• Gas

See your doctor in case you experience serious signs and symptoms that include:

  • Weight loss
  • Diarrhea at night
  • Rectal bleeding
  • Iron deficiency anemia
  • Unexplained vomiting
  • Difficulty swallowing
  • Persistent pain that isn't relieved by passing gas or a bowel movement

These may indicate a more serious condition, such as colon cancer.

Causes of Irritable Bowel Syndrome (IBS):

The exact cause of irritable bowel syndrome is unknown. However a number of factors can contribute in development of this disease, including alteration in the gastrointestinal (GI) tract motility, abnormal nervous system signals, increased sensitivity to pain, and food intolerance. The following risk factors are thought to cause IBS:

  • Abnormal movements of the colon and small intestines which could be too fast or slow, or too strong. The walls of the intestines are lined with layers of muscle that contract as they move food through your digestive tract. Contractions that are stronger and last longer than normal can cause gas, bloating and diarrhea. Weak intestinal contractions can slow food passage and lead to hard, dry stools.
  • Hypersensitivity to pain from a full bowel or gas.
  • Food sensitivities, possibly caused by poor absorption of sugars or acids in food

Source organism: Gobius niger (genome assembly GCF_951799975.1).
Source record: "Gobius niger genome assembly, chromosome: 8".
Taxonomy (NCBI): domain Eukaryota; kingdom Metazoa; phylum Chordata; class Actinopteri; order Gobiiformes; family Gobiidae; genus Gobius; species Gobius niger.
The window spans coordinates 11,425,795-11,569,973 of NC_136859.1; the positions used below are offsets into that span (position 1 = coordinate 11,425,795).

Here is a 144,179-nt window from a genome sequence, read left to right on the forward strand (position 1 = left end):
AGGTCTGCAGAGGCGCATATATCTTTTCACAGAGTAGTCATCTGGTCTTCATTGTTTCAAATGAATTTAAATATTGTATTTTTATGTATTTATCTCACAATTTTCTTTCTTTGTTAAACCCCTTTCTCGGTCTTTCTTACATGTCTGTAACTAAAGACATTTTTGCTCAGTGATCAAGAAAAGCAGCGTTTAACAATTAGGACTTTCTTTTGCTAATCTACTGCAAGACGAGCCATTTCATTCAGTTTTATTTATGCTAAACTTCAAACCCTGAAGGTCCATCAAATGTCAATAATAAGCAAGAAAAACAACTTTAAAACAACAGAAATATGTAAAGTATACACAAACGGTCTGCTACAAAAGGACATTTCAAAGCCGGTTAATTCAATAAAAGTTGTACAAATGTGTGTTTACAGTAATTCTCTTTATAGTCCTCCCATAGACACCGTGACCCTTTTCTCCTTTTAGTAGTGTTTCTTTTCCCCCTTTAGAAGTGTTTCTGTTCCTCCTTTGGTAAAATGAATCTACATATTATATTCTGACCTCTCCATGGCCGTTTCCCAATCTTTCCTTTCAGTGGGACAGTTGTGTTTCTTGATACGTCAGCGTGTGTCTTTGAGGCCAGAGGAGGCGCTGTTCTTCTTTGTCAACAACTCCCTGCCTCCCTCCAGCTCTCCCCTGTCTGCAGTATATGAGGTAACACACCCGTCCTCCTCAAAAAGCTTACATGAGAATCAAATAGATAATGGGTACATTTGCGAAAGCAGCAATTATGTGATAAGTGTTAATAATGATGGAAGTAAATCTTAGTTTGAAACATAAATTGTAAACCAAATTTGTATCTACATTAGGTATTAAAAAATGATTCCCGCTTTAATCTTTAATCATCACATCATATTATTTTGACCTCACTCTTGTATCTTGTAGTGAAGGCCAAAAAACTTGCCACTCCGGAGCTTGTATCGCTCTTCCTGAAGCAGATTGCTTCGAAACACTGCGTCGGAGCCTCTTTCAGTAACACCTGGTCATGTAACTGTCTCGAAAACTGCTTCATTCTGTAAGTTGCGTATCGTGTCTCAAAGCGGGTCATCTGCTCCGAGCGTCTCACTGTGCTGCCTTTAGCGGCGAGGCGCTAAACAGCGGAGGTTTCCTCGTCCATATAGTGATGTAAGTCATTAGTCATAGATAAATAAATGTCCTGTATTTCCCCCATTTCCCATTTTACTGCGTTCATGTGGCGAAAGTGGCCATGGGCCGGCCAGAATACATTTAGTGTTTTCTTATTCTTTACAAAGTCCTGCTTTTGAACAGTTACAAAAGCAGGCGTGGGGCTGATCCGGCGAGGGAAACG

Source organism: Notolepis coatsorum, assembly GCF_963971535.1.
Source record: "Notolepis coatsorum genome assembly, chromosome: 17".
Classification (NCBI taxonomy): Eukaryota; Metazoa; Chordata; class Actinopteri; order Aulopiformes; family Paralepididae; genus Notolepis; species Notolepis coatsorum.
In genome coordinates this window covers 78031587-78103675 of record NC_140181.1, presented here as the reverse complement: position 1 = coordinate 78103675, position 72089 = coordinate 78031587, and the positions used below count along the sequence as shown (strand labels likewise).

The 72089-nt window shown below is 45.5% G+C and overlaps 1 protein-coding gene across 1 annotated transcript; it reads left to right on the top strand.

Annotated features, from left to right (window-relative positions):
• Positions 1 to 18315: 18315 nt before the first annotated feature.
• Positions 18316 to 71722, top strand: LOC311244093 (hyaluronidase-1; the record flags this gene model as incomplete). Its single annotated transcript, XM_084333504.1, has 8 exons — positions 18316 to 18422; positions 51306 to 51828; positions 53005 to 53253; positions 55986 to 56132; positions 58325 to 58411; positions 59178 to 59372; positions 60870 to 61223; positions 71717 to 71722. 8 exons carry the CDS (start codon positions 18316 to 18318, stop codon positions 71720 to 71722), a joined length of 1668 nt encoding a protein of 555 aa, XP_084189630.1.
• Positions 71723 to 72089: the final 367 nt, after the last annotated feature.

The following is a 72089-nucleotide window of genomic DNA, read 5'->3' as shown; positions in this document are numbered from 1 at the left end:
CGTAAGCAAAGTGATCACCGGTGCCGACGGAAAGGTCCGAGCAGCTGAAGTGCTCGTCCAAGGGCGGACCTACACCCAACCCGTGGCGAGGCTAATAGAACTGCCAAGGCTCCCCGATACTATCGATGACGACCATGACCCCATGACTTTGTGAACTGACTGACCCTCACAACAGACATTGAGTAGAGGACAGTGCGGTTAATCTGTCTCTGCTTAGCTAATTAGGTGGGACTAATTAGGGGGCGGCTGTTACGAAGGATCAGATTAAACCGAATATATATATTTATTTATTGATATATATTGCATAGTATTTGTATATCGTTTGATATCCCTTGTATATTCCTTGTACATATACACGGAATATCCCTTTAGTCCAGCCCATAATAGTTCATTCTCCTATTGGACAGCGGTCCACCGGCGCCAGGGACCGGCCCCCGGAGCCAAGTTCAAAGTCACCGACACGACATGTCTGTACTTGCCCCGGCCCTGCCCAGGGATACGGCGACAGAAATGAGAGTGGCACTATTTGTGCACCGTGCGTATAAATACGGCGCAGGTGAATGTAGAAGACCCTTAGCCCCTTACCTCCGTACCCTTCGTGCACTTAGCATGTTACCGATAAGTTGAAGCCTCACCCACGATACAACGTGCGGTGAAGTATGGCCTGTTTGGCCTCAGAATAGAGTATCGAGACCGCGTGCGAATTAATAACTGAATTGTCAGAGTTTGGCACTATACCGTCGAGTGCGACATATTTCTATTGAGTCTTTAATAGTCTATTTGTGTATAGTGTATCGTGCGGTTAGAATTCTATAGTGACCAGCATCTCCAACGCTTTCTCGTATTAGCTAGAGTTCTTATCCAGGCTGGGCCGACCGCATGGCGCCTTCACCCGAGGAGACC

• Gastroenteritis, stomach flu or stomach bug, which is a viral or bacterial infection of the stomach and intestines, may trigger IBS symptoms
  • Psychological conditions such as anxiety or depression are observed in many people with IBS, though these conditions have not been found to be a direct cause of IBS.
  • Reproductive hormones or neurotransmitters may be off-balance in people with IBS. Abnormalities in the nerves in your digestive system may cause you to experience greater than normal discomfort when your abdomen stretches from gas or stool. Poorly coordinated signals between the brain and the intestines can cause your body to overreact to changes that normally occur in the digestive process, resulting in pain, diarrhea or constipation.
  • Small intestinal bacterial overgrowth (SIBO)
  • Genetics is thought to be a possible cause of IBS, but this hereditary link has not been proven so far.
  • Some people with IBS have an increased number of immune system cells in their intestines. This immune system response is associated with pain and diarrhea.
  • Microflora are the good bacteria that reside in the intestines and play a key role in health of a person which might differ in people with IBS from healthy people.

Diagnosis of Irritable Bowel Syndrome (IBS):

There is no specific test to diagnose IBS. However, your doctor will start with a complete medical history, physical exam and tests to rule out other conditions such as GI disorders that can cause similar symptoms.